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Community and Q&A

How to flash window trim below window

MichaelBa | Posted in Energy Efficiency and Durability on

Hi guys, I have been reading a lot about flashing and according to Hammer and Hand, these are the locations that need flashing:

Flashings should be installed:
1. At all horizontal joints between different exterior finishes unless the upper finish overlaps the lower finish.
2. At every offset in cladding, changes in cladding substrate, and at all penetrations (horizontal transitions between siding, stone, brick, tile, or stucco).
3. Where stresses can be concentrated (such as at the rim joist/foundation joint).
4. Where drainage is compromised (such as a change from wall cladding to parging).
5. The top and bottom of windows, doors, and all penetrations (vents, lights, hose bibs, electrical outlets, electrical meters, etc).

Now, I am trying to figure out the best way to properly flash the trim underneath a window. These seems like one of the most important things to flash in a house but also more difficult.

Is the best way to do it- to have and angled/sloped piece of trim and then notch a line in the bottom to prevent water from wrapping around? Please see my picture attached.

If that is the best option, I assume I should caulk the seam between bottom of window and top of this piece of trim?

Does anyone use metal flashing here?


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  1. GBA Editor
    Martin Holladay | | #1

    If you are installing a window in a new house, the first step is to flash the rough opening. Your rough sill will get a sill pan (either a manufactured sill pan or a site-built sill pan), and this sill pan will direct water to the exterior surface of your water-resistive barrier (WRB).

    For more information on flashing window rough openings, see this GBA video series: Window Sills That Won’t Rot.

    The sloped component of your window is called a sill. Unless you are building your own windows -- that's very rare these days -- the sill comes with the window. A traditional sill is made of wood; it is sloped, and it includes a kerf on the underside to prevent rainwater from wrapping around the sill and entering the wall.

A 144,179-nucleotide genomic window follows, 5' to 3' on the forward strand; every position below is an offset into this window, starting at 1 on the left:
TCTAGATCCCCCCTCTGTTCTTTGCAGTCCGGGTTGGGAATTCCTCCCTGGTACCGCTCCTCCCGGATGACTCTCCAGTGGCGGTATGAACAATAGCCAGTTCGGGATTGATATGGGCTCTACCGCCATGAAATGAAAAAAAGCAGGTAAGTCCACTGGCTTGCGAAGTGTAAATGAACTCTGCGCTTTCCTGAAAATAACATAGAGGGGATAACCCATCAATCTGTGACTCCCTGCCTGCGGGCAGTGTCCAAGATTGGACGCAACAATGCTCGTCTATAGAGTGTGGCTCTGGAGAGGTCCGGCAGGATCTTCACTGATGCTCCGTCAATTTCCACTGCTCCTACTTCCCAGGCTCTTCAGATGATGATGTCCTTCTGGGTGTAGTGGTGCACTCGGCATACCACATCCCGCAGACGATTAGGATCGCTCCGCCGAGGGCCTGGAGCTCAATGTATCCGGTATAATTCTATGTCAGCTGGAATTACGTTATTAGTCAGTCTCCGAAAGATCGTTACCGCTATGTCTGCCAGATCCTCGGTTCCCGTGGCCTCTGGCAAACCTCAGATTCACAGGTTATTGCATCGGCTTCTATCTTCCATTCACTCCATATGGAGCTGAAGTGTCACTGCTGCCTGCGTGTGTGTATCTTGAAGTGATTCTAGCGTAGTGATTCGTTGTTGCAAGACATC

2. MichaelBa | | #2

    Hi Martin. Thanks for the response!

    I did do the sill pan flashing already. I am not on the exterior trim. I guess it's important to note that my trim is thicker than how far my window comes out. I have just a regular milgard window like in the picture. My window comes out 1" thick and the trim is 1.5" thick.

    So would the best thing to do here- is give the top (of the trim under the window) a slope and then caulk between the top of trim and bottom of window?

    My tim is on bevel siding like the second picture but obviously thicker trim that extends past window sill.

  3. MichaelBa | | #3

    This is a better image what I am talking about

  4. GBA Editor
    Martin Holladay | | #4

    Trim under the sill is optional. I'm not a fan of "picture frame" trim.

    With a traditional window, the sill is proud of the siding. A narrow piece of trim is sometimes installed under the sill, but you don't want the horizontal trim to extend further from the drip edge of the sill.

    If your window is inset for some reason -- the classic example is an "innie" window -- you can create a sill (out of metal flashing, a durable species of wood, or solid PVC trim) to convey the rain water to a point beyond the siding plane. This would be sloped, just like the sill provided by the window manufacturer. Ideally, this is figured out before the window is installed.

  5. MichaelBa | | #5

    Hey Martin,

    My trim is thicker (horizontal) so essentially is the same as innie window. How would I place this metal flashing? There is no where to duck it under the window flange with it already installed.

    What about the other option I suggested? I can slope the top of the trim down and then just caulk the seam between bottom of window and top of this trim piece.

  6. GBA Editor
    Martin Holladay | | #6

    Are any of the photos that you posted photos of your window? Or did you find those photos on the web?

    If the window is already installed, and the drip line of the window sill is inset from the siding plane, you have a problem. At a minimum, you need to find a way to slip metal flashing under the window sill. This metal flashing needs to be sloped, and needs to be terminated beyond the plane of your siding. The tricky detail is where the metal flashing meets the vertical jamb extensions or the trim at the exterior corners of the window -- water can enter the wall at these cracks, and caulk is not a good solution.

  7. MichaelBa | | #7

    Martin, none of these are. I'm not by my home to take a picture for a week or so. The most recent picture is almost identical to mine though. So is the window in the photo done incorrectly? Because I see no metal flashing and is just sloped as mine is.

    Do you have any examples of this being done? I would love to try and put some metal flashing there but I don't see a way to do it with a back dam on the flashing.

    I also should have mentioned I have 1/2" rainscreen behind my trim. I know that best practice is always to keep water out but I also have read that water is expected to get behind the siding/trim. Wouldn't this space give me enough to dry and not worry about it too much?